A bill introduced this month by Assemblywoman Pat Fahy would require all single-use plastic containers — items like water bottles — to be made of 75 percent recycled material.
"We think it's doable, although it's ambitious. We have got to change what we are using in our single-use plastic water bottles," Fahy said.
The idea has stalled in California, but it's picked up some surprising support from Nestle — a major distributor of bottled water.
"We know micro plastics are ending up in our food. We've got to do something about bottles that can take a thousand years to decompose. So this is a first step and it's a long step," Fahy said.
Fahy says the measure would help local governments find new ways of selling recycled material that can't be sold in China anymore.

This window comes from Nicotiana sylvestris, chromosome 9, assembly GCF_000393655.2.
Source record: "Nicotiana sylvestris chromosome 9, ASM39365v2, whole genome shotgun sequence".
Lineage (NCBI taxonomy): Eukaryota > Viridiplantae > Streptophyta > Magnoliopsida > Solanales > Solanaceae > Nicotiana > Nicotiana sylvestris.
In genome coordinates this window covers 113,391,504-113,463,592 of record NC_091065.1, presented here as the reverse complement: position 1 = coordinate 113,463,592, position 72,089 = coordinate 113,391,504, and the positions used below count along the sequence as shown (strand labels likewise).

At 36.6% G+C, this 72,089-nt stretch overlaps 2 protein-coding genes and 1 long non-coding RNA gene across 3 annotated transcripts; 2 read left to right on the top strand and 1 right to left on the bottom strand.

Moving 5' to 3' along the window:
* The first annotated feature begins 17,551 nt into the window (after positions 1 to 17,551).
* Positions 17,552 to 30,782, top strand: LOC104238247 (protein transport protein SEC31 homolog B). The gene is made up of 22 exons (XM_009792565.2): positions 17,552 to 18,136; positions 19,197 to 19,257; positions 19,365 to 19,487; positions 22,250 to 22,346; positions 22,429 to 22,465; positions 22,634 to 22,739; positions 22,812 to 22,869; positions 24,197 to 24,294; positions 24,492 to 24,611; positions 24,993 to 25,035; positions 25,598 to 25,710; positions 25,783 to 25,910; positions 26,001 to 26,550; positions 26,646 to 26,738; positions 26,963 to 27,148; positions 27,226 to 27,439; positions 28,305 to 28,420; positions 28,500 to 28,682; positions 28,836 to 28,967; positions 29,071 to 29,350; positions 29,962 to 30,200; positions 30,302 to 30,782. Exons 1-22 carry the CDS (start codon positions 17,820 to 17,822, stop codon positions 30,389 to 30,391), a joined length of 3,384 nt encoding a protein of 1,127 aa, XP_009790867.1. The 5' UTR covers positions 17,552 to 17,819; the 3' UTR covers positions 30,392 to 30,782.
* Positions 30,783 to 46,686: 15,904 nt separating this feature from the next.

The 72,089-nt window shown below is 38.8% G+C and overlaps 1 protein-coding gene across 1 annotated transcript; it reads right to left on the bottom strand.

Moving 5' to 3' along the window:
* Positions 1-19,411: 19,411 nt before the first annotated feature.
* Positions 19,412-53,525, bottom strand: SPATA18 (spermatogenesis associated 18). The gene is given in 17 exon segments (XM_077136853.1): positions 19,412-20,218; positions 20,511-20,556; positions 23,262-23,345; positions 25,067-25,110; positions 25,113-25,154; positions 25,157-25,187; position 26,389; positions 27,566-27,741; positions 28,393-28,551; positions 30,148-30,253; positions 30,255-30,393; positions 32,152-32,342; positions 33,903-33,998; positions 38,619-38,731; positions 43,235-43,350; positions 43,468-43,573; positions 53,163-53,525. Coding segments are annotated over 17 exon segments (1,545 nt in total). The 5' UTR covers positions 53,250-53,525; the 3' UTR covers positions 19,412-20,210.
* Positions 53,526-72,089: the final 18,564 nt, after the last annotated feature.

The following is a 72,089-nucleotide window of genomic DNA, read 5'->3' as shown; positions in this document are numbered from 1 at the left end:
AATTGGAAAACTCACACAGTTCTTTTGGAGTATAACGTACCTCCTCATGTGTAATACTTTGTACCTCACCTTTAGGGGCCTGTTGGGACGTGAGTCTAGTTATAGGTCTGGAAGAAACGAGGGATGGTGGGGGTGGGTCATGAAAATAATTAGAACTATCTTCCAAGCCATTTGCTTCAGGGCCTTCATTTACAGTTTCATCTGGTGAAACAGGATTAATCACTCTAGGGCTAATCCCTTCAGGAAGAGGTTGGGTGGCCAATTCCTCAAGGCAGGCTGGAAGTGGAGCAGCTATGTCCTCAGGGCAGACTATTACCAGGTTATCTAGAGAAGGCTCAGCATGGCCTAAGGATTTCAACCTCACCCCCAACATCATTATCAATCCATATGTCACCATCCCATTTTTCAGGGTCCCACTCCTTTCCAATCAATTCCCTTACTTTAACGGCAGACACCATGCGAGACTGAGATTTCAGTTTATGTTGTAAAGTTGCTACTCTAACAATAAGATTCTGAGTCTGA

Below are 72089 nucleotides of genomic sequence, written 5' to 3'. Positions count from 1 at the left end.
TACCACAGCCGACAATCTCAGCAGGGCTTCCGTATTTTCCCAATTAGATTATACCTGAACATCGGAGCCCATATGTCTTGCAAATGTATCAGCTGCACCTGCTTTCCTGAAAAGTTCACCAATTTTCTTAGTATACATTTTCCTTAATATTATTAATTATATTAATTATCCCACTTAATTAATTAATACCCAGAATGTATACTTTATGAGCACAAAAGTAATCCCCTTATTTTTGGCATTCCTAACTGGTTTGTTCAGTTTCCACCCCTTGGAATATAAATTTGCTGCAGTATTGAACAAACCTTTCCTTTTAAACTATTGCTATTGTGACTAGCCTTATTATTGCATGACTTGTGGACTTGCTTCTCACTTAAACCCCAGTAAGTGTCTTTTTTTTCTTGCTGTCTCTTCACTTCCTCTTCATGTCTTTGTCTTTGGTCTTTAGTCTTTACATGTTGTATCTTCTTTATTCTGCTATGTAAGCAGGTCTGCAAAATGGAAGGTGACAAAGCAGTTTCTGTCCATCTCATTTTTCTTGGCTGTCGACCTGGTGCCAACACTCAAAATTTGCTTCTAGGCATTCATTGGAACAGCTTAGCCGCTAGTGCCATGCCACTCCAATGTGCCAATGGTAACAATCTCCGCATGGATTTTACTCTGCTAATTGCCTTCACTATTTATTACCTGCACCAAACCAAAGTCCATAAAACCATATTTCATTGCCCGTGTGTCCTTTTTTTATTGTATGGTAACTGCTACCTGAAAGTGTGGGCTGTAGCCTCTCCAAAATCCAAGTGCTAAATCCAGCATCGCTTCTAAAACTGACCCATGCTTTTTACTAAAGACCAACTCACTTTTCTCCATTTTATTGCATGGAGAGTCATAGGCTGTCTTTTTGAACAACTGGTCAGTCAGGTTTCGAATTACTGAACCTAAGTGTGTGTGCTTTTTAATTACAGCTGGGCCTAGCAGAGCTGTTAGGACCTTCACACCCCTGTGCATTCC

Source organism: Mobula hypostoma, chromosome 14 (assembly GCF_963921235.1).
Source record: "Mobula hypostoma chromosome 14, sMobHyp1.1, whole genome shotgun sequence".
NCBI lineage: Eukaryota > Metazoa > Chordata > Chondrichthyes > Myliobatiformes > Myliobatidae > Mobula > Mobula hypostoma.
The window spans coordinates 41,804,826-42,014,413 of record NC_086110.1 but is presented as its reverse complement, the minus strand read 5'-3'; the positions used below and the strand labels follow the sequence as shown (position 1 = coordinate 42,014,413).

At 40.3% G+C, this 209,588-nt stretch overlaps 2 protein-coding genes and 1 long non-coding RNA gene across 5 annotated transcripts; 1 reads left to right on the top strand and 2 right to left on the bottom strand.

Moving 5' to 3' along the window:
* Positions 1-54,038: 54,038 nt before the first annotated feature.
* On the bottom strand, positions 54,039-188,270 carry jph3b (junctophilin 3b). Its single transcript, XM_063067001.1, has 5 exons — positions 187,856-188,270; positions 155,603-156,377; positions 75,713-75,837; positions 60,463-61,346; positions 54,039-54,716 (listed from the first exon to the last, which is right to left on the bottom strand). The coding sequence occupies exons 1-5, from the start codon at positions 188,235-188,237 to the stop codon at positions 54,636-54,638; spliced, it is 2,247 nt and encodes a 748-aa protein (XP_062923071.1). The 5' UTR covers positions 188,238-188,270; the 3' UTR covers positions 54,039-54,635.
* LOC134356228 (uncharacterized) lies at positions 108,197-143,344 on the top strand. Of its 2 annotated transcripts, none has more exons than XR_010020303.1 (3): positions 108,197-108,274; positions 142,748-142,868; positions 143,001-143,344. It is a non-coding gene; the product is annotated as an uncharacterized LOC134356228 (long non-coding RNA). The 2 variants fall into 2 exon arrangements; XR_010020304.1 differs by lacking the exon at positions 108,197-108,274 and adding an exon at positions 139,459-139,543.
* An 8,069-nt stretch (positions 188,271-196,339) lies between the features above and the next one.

"Our municipalities across the state are struggling with places to recycle. So the more we create new markets, we need new markets to create more recycling," Fahy said.
A range of plastic ban measures, meanwhile, are being introduced — including bills to limit plastic straw usage and a bill introduced Wednesday barring the state government from purchasing single-use plastic items. The proposals are being cheered by environmental groups — including Liz Moran, environmental policy director at NYPIRG.
"It's so important that we address all single-use plastic items because what many people may not realize is it's not only a major pollution concern, it's also a major contributing factor to our climate crisis," Moran said.
New York's ban on single-use plastic bags approved this year is set to take effect next March.